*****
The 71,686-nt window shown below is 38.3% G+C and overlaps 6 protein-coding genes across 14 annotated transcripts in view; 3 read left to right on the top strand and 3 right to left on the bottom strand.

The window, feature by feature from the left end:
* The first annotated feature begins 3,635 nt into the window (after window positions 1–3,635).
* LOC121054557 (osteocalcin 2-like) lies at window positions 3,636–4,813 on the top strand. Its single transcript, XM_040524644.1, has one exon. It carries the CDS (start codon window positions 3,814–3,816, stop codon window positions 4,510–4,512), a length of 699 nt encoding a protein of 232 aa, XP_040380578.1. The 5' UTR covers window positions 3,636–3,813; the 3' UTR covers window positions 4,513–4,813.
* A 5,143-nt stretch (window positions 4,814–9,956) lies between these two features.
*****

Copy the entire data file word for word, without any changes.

The 71,686-nt window shown below is 38.3% G+C and overlaps 6 protein-coding genes across 14 annotated transcripts in view; 3 read left to right on the top strand and 3 right to left on the bottom strand.

The window, feature by feature from the left end:
* The first annotated feature begins 3,635 nt into the window (after window positions 1–3,635).
* LOC121054557 (osteocalcin 2-like) lies at window positions 3,636–4,813 on the top strand. Its single transcript, XM_040524644.1, has one exon. It carries the CDS (start codon window positions 3,814–3,816, stop codon window positions 4,510–4,512), a length of 699 nt encoding a protein of 232 aa, XP_040380578.1. The 5' UTR covers window positions 3,636–3,813; the 3' UTR covers window positions 4,513–4,813.
* A 5,143-nt stretch (window positions 4,814–9,956) lies between these two features.